Ask an Artist: Mikel Jaso's Tortilla

By Peggy Roalf   Wednesday December 17, 2014

The DART Artist Q&A, which has been running for over a year and a half, currently includes the question, “What would you have for your last supper?” 

Mikel Jaso, an artist living in Barcelona, recently replied, “My mother’s Spanish omelette.” Intrigued, I asked for the recipe and made it last Sunday. No wonder it’s Mikel's choice for the last tasty morsel on his last day on Earth! Find out for yourself:

Mikel Jaso’s Spanish Omelette

For 4 people

– 4-medium potatoes, sliced ¼” thick and cut into 1” pieces

– 1 onion, thinly sliced [optional]

– 8 large eggs, beaten with salt to taste

– 1/2 cup or more of olive oil + a little bit of love (or plenty of it)

Heat a 10-inch non-stick skillet with plenty of olive oil inside [about ½ cup or more, enough to cover the potatoes]. The potatoes have to bathe in the olive oil like it was a pool. They will have a great time there. You can save this oil and use it again for frying eggs, potatoes and other things. We Spaniards love to eat fried stuff, however in a good virgin olive oil.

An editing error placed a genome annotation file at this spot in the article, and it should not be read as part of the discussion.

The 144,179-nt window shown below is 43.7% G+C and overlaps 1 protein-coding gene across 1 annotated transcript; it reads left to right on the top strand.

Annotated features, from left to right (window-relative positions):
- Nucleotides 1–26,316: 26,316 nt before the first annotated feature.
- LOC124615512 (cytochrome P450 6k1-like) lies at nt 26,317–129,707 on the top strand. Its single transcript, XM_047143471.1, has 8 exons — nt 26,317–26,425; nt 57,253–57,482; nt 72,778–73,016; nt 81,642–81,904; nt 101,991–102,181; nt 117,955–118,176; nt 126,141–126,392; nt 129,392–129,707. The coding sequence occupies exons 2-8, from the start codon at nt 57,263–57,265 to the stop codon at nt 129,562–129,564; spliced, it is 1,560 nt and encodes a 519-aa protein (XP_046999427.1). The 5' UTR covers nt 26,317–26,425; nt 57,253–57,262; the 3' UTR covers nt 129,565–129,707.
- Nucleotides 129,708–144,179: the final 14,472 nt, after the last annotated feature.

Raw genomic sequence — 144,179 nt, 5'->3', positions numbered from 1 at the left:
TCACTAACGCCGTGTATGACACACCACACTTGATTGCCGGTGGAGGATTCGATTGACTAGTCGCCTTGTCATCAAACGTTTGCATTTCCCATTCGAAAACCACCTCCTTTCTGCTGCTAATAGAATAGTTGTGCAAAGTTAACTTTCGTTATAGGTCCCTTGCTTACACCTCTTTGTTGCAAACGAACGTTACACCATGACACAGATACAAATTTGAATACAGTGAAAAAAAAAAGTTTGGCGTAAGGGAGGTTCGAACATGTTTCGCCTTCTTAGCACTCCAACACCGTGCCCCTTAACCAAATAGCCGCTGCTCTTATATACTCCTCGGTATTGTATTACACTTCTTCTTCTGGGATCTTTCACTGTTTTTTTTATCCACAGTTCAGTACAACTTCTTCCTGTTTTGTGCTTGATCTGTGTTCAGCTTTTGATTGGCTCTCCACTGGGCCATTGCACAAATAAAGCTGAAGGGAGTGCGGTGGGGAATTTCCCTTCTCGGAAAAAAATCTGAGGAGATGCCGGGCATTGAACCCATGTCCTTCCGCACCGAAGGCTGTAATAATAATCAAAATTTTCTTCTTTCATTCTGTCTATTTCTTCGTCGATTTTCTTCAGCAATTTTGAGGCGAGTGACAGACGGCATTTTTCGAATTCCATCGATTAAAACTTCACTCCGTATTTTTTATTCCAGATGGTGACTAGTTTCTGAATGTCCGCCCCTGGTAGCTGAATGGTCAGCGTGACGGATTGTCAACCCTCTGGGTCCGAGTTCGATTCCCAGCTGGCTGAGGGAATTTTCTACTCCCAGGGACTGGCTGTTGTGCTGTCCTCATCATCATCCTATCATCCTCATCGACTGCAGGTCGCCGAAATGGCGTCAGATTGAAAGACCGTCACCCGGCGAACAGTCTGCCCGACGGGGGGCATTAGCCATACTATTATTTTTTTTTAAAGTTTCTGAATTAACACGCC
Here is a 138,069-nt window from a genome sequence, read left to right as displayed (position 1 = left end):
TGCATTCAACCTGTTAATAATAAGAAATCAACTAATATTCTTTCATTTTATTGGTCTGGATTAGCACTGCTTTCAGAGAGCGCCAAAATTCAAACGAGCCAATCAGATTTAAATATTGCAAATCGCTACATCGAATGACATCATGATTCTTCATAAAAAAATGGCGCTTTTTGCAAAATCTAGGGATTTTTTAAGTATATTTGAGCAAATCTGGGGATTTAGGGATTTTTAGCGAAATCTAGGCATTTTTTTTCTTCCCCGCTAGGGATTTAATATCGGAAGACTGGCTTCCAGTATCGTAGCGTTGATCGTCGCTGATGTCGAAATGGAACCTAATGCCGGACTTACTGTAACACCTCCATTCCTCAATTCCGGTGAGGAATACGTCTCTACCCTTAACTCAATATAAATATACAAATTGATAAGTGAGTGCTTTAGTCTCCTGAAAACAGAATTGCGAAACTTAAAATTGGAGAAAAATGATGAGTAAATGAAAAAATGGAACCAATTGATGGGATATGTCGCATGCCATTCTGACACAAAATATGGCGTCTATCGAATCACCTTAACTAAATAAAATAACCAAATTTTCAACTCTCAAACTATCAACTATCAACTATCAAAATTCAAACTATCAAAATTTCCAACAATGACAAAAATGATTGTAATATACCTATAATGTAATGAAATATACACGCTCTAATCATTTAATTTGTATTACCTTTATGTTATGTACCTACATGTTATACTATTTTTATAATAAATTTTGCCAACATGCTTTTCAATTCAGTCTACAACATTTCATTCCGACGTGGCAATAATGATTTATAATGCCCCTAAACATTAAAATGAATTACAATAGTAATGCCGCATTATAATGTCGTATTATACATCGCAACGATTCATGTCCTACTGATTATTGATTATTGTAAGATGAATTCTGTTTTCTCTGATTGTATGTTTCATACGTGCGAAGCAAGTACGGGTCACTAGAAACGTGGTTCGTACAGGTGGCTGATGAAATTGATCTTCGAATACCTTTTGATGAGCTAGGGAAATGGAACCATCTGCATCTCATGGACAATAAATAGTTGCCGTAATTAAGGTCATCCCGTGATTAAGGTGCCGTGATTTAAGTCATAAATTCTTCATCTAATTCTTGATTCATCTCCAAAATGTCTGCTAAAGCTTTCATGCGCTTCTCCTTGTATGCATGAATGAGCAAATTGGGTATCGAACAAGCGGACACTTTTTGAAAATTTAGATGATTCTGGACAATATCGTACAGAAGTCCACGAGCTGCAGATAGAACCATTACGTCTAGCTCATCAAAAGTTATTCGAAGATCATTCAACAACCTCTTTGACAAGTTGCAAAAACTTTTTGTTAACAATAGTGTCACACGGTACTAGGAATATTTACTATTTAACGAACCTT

Mikel Jaso, Spanish omelette discovery

When the oil is pretty hot, add potatoes and onion and fry them. Later on you'll maybe have to reduce heat a little bit in order to prevent potatoes from burning. You'll see it. You'll have to move potatoes from time to time in the pan.

When potatoes are well cooked [but not falling apart], take them out of the pan and drain oil.

Drain oil from the pan into a jar, keeping enough to cover the bottom of the pan, but just a little. Keep the pan hot.

Put potatoes into the beaten eggs, stir them and put the mixture back into the pan.

When the bottom part of the omelette is firm, you have to turn it over with the help of a plate or lid. This is a very important and dangerous (for the omelette) moment, and it could perfectly be accompanied by a drum roll.

Slide it back into the pan with the cooked side up.

Cook the omelette a little bit more, until the bottom is set, and remove from pan to a warm serving plate.

And that's all folks! ¡Que aproveche!

With a little bit of practice you'll find your own ways of doing it to your taste.

It’s good any time of day. You can serve it hot or room temperature, by itself or with some Jamon Serrano, cheese and olives.

Here’s a photo of my Spanish omelette; you have to try this!--PR


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